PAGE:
DISCLAIMER: this is my personal journey to parenthood. This is my path and what I chose to do. There are lots of other paths and none of them are righter or better than the other. In the end, If you’re a parent like me, we’re all in this together.
I come from a large family: four sisters from my mother’s side and two sisters from my father’s side. Even though I have many siblings, my family history is very messy.
My parents divorced as soon as I was born, and I grew up believing that my stepfather was my real father. During the Salvadorean war, we moved several times to different countries, and during one of those moves, I met my biological father. flash forward a couple of years later, I’m living with my paternal grandmother who is sending me to live with my father who’s making plans to come to Canada. Flash forward a couple of years more, and my father is moving the family back to El Salvador now that the war is over and 16-year old me had made the decision to stay in Canada.
So, needless to say, my definition of family was a little sketchy. I wasn’t sure if I wanted to be a mom, and I wasn’t even sure if I wanted to get married. Still, in 1998 I met and fell in love with a boy, and we tied the knot.
The conversation about having a family and children is one that should be had in a relationship. If one person is not sure or doesn’t want children, there’s little chance that they will change their mind once they’re married. This is something that I struggled with. My partner wanted children. Did I? Turns out I did.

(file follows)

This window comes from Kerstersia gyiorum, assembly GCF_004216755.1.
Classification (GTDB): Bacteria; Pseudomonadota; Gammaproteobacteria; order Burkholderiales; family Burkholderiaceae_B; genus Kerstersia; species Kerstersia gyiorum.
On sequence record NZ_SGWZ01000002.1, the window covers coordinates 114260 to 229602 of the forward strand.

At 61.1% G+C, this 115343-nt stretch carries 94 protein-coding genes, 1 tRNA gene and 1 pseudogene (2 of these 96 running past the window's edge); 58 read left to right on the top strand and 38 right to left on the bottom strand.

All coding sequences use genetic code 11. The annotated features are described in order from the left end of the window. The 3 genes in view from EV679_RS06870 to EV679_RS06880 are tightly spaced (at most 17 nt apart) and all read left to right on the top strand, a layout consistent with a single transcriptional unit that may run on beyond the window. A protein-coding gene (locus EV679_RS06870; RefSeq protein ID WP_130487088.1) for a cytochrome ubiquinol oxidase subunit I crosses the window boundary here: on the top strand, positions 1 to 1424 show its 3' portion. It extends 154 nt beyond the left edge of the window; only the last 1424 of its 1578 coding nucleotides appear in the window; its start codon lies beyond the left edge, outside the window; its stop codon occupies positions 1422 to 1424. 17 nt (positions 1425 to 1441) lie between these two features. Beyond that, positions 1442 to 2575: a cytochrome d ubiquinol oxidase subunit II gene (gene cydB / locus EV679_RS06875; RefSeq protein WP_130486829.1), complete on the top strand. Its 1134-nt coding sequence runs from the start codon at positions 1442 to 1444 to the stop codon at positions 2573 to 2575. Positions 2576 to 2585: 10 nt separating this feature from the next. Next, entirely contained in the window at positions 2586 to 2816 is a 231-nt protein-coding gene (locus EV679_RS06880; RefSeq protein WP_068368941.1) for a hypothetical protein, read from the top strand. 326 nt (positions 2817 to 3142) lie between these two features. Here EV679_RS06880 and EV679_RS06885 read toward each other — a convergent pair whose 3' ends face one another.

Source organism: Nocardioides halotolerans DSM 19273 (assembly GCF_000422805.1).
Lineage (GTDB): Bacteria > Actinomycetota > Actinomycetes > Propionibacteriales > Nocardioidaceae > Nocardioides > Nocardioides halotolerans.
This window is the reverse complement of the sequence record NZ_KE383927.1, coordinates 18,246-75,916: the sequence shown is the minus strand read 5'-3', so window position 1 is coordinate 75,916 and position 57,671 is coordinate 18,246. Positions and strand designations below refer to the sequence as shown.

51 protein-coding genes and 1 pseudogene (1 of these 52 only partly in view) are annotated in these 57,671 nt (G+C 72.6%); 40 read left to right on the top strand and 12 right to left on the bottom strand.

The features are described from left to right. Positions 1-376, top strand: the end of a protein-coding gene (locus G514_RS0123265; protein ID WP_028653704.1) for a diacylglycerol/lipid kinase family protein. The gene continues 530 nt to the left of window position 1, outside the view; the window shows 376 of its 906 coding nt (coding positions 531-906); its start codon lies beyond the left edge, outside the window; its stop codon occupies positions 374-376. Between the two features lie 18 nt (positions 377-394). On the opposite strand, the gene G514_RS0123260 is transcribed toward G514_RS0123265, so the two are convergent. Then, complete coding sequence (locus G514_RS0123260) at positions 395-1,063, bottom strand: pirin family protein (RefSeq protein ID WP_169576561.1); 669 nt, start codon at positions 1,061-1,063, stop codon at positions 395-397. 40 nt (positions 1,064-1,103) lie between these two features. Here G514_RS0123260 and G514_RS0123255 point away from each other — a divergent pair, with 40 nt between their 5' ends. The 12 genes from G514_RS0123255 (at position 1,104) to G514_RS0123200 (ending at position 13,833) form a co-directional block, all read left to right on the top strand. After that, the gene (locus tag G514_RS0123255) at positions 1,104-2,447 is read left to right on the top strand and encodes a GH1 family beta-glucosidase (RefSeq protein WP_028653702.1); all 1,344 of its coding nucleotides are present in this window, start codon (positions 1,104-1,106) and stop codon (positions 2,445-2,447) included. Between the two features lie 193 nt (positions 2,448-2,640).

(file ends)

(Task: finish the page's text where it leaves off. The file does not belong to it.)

I did a lot of personal work with counsellors and therapist to deal with issues regarding my upbringing. This is something that I encourage everyone to do. I didn’t want my child to deal with the same issues I had, those are mine and end with me.
Another thing that I wanted to do is to enjoy my marriage and travel more before we had children. It might sound selfish to some, but to me, it was a good way to ensure that I can give all my love and attention to my child without any remorse or regret. I wanted to travel, and I did. Of course, travelling with children is completely possible, but traveling alone is a completely different experience.
Lastly, I wanted stability. Moving around so much my whole life left me with no childhood friends or memories whatsoever. Not even a single baby picture. I didn’t want that to happen to my kid. So the checklist looked a lot like this:
- stable career
- buy an apartment
- settle debts
- get healthy
The healthy part I’m still working on, but otherwise, the rest of the checklist is complete.
In 2013 Dylan was born to two parents so ready to devote themselves to parenthood. We love spending time with him, exploring the world thru his eyes, and pretty much excited to teach, nurture and cherish him.
Becoming a parent was the best thing I’ve chosen for myself. Dylan has taught me so much about love – love for others and love for myself. My journey to motherhood wasn’t easy, but I’m glad I made it.